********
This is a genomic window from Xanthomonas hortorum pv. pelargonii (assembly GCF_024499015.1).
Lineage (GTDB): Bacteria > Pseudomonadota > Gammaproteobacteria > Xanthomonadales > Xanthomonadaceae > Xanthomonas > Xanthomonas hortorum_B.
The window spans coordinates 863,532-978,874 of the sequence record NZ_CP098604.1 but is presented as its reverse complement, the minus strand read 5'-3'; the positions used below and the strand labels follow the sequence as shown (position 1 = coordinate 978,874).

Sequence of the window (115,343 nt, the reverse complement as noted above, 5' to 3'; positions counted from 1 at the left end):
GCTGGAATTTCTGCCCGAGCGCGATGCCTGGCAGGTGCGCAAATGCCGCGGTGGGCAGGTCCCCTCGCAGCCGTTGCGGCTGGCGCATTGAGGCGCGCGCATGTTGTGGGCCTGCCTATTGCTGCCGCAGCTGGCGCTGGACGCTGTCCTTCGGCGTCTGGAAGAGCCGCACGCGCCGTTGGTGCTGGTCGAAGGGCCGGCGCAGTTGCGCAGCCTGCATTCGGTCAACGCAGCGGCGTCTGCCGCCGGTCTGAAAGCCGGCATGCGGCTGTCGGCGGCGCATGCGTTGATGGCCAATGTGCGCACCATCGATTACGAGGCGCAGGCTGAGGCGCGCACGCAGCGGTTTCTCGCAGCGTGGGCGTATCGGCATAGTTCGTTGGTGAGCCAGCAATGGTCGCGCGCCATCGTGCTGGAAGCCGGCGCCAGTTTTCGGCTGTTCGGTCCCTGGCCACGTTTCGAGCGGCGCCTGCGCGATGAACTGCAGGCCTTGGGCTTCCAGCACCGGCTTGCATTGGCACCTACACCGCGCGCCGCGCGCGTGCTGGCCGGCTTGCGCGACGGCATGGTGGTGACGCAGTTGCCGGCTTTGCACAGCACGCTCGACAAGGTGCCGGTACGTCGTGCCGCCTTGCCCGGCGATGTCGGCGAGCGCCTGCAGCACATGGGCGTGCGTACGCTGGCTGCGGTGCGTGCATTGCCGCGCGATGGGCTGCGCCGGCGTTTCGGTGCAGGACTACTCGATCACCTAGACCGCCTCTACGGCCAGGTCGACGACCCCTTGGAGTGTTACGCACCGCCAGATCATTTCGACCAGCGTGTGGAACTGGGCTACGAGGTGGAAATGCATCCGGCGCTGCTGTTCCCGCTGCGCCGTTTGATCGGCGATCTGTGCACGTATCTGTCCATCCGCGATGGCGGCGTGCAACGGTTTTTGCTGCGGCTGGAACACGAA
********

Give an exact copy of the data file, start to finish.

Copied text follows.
This is a genomic window from Xanthomonas hortorum pv. pelargonii (assembly GCF_024499015.1).
Lineage (GTDB): Bacteria > Pseudomonadota > Gammaproteobacteria > Xanthomonadales > Xanthomonadaceae > Xanthomonas > Xanthomonas hortorum_B.
The window spans coordinates 863,532-978,874 of the sequence record NZ_CP098604.1 but is presented as its reverse complement, the minus strand read 5'-3'; the positions used below and the strand labels follow the sequence as shown (position 1 = coordinate 978,874).

Sequence of the window (115,343 nt, the reverse complement as noted above, 5' to 3'; positions counted from 1 at the left end):
GCTGGAATTTCTGCCCGAGCGCGATGCCTGGCAGGTGCGCAAATGCCGCGGTGGGCAGGTCCCCTCGCAGCCGTTGCGGCTGGCGCATTGAGGCGCGCGCATGTTGTGGGCCTGCCTATTGCTGCCGCAGCTGGCGCTGGACGCTGTCCTTCGGCGTCTGGAAGAGCCGCACGCGCCGTTGGTGCTGGTCGAAGGGCCGGCGCAGTTGCGCAGCCTGCATTCGGTCAACGCAGCGGCGTCTGCCGCCGGTCTGAAAGCCGGCATGCGGCTGTCGGCGGCGCATGCGTTGATGGCCAATGTGCGCACCATCGATTACGAGGCGCAGGCTGAGGCGCGCACGCAGCGGTTTCTCGCAGCGTGGGCGTATCGGCATAGTTCGTTGGTGAGCCAGCAATGGTCGCGCGCCATCGTGCTGGAAGCCGGCGCCAGTTTTCGGCTGTTCGGTCCCTGGCCACGTTTCGAGCGGCGCCTGCGCGATGAACTGCAGGCCTTGGGCTTCCAGCACCGGCTTGCATTGGCACCTACACCGCGCGCCGCGCGCGTGCTGGCCGGCTTGCGCGACGGCATGGTGGTGACGCAGTTGCCGGCTTTGCACAGCACGCTCGACAAGGTGCCGGTACGTCGTGCCGCCTTGCCCGGCGATGTCGGCGAGCGCCTGCAGCACATGGGCGTGCGTACGCTGGCTGCGGTGCGTGCATTGCCGCGCGATGGGCTGCGCCGGCGTTTCGGTGCAGGACTACTCGATCACCTAGACCGCCTCTACGGCCAGGTCGACGACCCCTTGGAGTGTTACGCACCGCCAGATCATTTCGACCAGCGTGTGGAACTGGGCTACGAGGTGGAAATGCATCCGGCGCTGCTGTTCCCGCTGCGCCGTTTGATCGGCGATCTGTGCACGTATCTGTCCATCCGCGATGGCGGCGTGCAACGGTTTTTGCTGCGGCTGGAACACGAA